Cakes and other baked goods are commonly served from Christmas to New Year’s around the world, with a special emphasis placed on round or ring-shaped items. For dessert I leaned on Amber to make something delicious (since sweet is her forte), and she took a cue from one of my favorite blogs that I follow, and made some mini blueberry galettes.

Even if no luck comes our way, at least we started the year with good friends and a full belly.

I’ve never been one for making resolutions. The New Year always offers an opportunity for optimism, a feeling that some only carry with them for the first few weeks or months. And though I don’t plan on make any earth-shattering resolutions, I am exceptionally hopeful for the year to come, and I expect big things in The 1, 2!

Happy New Year! 🙂

Pulled Pork with black-eyed peas

3 lbs of pork shoulder

3/4 lb black-eyed peas (soaked over night and par-cooked)

1 tbsp. salt

1 tbsp. freshly ground pepper

1 yellow onion, diced

2 cups apple cider

1 cup chicken stock

1 apple, peeled, cored and diced

2 tsp. fresh thyme leaves

2 tsp. fresh rosemary

1 bay leaf

Dash of cayenne pepper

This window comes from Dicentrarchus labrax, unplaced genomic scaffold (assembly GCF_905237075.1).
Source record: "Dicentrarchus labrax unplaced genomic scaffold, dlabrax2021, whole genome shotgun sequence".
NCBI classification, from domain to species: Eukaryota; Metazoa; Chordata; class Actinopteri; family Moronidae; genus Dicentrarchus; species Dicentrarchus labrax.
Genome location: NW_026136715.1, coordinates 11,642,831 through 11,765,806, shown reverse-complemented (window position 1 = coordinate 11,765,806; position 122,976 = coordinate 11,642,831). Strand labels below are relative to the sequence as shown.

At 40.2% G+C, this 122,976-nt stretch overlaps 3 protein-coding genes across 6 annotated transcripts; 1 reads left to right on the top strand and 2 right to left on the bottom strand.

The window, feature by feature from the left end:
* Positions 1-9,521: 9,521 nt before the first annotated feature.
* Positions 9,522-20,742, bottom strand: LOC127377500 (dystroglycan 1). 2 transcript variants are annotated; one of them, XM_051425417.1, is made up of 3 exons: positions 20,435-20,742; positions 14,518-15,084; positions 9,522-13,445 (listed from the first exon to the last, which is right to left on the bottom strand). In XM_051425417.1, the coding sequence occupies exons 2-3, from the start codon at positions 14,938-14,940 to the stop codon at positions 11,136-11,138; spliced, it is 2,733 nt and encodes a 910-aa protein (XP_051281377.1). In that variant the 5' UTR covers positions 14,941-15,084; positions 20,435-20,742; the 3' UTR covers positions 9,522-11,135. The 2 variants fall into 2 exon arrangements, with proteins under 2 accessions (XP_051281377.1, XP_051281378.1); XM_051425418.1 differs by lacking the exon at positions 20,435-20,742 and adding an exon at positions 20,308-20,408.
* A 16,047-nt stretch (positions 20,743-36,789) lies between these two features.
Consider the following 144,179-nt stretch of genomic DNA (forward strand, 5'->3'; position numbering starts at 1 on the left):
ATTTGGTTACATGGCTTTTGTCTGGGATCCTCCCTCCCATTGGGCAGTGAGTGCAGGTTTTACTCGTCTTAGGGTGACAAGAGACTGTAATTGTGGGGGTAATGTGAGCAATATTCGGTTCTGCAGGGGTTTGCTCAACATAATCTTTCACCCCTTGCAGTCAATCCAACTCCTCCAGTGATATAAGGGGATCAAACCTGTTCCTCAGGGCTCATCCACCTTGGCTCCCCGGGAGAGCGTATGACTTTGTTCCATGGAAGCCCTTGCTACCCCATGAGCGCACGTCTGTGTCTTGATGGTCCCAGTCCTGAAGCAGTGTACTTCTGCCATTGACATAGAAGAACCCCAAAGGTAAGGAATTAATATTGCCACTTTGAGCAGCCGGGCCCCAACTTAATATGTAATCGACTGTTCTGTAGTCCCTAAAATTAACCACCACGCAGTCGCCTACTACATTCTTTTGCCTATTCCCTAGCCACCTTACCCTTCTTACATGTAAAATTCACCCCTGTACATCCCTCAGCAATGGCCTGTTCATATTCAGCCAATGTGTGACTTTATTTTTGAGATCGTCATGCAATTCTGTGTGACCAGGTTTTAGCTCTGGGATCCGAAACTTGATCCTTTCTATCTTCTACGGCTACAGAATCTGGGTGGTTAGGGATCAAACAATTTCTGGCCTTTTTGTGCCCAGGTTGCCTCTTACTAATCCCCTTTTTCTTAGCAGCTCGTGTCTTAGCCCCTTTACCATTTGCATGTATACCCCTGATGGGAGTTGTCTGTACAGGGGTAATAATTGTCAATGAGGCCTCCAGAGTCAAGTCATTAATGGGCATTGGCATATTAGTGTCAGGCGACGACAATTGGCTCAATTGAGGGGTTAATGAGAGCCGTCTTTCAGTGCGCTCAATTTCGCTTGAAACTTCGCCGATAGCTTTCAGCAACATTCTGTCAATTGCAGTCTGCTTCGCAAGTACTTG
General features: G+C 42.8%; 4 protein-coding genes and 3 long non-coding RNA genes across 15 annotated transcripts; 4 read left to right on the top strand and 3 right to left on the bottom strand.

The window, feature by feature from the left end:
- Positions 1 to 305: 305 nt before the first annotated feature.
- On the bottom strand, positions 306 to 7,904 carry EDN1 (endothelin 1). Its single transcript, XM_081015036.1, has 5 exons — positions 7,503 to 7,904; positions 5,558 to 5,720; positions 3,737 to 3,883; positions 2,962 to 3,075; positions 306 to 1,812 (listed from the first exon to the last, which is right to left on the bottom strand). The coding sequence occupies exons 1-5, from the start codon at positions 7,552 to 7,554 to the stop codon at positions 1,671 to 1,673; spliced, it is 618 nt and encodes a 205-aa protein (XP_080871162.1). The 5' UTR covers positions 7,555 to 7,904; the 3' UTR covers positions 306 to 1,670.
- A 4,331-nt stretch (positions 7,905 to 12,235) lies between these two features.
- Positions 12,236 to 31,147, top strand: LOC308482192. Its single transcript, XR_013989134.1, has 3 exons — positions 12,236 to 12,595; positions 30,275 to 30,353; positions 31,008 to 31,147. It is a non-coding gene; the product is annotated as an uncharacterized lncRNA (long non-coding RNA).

Rub pork shoulder with salt, pepper, and thyme and add to slow cooker with cider, stock, onion, rosemary, cayenne, and bay leaf. Cook on high for 2 hours and then lower heat to low and cook for 4-5 more hours or until pork falls apart with a pull of a fork. Remove pork and pull apart and put back into slow cooker with apple and black-eyed peas and cook on low or (simmer setting if you have one) for 45 mins to 1 hour.

Braised Red Cabbage

(Adapted from Food Network Kitchen)

4 slices bacon, thinly sliced

1 medium yellow onion, thinly sliced

2 bay leaves

4 teaspoons salt

1 large heads red cabbage, cored and thinly sliced

1 apple, cored and cut into bite size pieces

2 to 3 cups chicken broth

1/4 cup red wine

1/2 cup red wine vinegar

2 tablespoons sugar

1/2 teaspoon freshly ground black pepper

Directions: Cook the bacon until crisp, over medium heat in a large Dutch oven. Add the onions, bay leaves, and 1 teaspoon of the salt. Cook, stirring occasionally, until the onion is tender, about 8 minutes.

Increase the heat to medium-high; add the cabbage and cook, stirring, until wilted, about 8 minutes. Add the apple, wine, broth, vinegar, sugar, the remaining salt, and pepper, and cook, covered, stirring occasionally, until the cabbage is tender, about 45 mins to 1 hour.

Uncover; bring to a boil, and cook, stirring, until the liquid has reduced to a sauce-like consistency, about 5 minutes.

Pepper and Garlic Jack Cheese Biscuits

(Adapted from )

2 1/4 cups all-purpose flour

2 teaspoons baking powder

1 teaspoon baking soda

3/4 teaspoon salt

1/2 teaspoon freshly ground pepper